iPredict Election Update #36


Key Points:

* OCR expected to be increased as early as September and reach 3.50% in April
* Mortgage rates strongly expected to reach 6% in 2011
* Banks, Dunne, Sharples, Turia and Harawira all expected to win seats
* New Zealand First still above MMP’s 5% threshold
* John Key’s National Party to govern with Act and either the Maori Party or UnitedFuture


There is an expectation that the OCR will increase earlier and more frequently than previously indicated, according to this week’s snapshot from New Zealand’s prediction market, iPredict. Consequently, there is an increased likelihood that mortgage rates will reach at least 6.00% before the end of the year, while other economic indicators have broadly remained the same. In politics, New Zealand First remains above MMP’s 5% threshold, although its hold on this is tenuous, with the market also indicating only a 23% probability that Winston Peters will return to Parliament. Even taking into account New Zealand First’s current forecast share of the party vote, John Key is still strongly favoured to remain Prime Minister, and would be able to govern with the support of the Act Party and one of the UnitedFuture or Maori parties.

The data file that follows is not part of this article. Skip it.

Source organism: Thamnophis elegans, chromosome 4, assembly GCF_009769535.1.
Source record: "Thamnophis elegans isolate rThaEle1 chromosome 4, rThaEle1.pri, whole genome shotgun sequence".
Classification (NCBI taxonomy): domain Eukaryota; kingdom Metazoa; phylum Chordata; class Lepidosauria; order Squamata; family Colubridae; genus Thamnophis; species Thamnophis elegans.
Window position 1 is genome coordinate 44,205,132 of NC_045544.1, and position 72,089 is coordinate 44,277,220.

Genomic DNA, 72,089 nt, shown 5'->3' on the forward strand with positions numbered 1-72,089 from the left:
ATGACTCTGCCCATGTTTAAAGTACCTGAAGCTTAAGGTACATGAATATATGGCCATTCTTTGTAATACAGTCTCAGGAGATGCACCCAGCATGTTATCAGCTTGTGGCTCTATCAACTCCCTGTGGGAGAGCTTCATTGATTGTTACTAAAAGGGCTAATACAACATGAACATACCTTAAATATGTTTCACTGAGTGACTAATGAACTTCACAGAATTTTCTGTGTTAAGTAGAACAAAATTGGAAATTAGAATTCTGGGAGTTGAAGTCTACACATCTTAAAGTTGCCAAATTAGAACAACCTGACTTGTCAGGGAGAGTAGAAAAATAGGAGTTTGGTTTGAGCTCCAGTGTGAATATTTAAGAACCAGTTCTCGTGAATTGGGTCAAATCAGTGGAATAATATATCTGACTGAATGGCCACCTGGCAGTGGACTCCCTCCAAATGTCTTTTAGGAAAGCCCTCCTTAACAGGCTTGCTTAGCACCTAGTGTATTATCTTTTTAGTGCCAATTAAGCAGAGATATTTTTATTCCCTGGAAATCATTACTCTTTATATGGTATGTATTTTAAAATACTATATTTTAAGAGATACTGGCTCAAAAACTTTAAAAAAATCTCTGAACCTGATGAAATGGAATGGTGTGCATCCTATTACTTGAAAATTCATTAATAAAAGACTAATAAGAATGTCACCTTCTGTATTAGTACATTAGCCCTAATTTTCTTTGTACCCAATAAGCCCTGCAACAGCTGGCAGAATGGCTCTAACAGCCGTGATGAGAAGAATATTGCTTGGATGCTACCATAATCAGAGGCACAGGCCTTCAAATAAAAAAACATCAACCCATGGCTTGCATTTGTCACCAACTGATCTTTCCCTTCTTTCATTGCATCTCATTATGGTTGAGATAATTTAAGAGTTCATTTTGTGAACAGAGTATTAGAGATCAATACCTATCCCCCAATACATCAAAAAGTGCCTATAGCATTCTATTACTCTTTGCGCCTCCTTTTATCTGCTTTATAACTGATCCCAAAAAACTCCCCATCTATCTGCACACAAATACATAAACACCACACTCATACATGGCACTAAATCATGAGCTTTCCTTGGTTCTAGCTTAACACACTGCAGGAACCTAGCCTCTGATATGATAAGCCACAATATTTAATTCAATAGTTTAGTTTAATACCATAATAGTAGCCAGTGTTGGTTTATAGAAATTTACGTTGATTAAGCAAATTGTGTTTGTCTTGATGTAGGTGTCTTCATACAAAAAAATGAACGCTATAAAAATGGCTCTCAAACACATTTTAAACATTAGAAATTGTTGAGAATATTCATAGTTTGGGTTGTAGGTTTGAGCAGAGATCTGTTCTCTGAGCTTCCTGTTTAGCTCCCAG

Economic Context

Expectations for GDP growth have remained steady this week. Growth over the next four quarters is expected to be 0.6% for the June quarter, 0.8% for the September quarter, 0.7% for the December quarter and 0.6% for the March 2012 quarter. Forecast unemployment has also remained steady. Unemployment is expected to be 6.4% in the June 2011 and September 2011 quarters, 6.1% in the December 2011 quarter and 6.2% in the March 2012 quarter.

Inflation expectations have marginally increased in the short term. Annual inflation is expected to be 5.1% in the September 2011 quarter (up from 5.0% last week), 2.9% in the December 2011 quarter (steady) and 2.6% in the March 2012 quarter (steady).

The market continues to indicate strongly that petrol prices will be capped at a maximum price of $2.30 this year. The probability that unleaded petrol will exceed $2.30 per litre in 2011 is 26% (down from 27% last week), the probability it will exceed $2.40 per litre is 12% (steady), and the probability it will go above $2.50 per litre is 10% (steady).

The market now expects Reserve Bank Governor Alan Bollard to increase the OCR earlier and more frequently than previously indicated. The OCR is predicted to remain at 2.50% until September when there will be an increase to 2.75%. It will remain at 2.75% through to December 2011, when it is expected to rise to 3.00%, 3.25% in March 2012, and then to 3.50% in April 2012.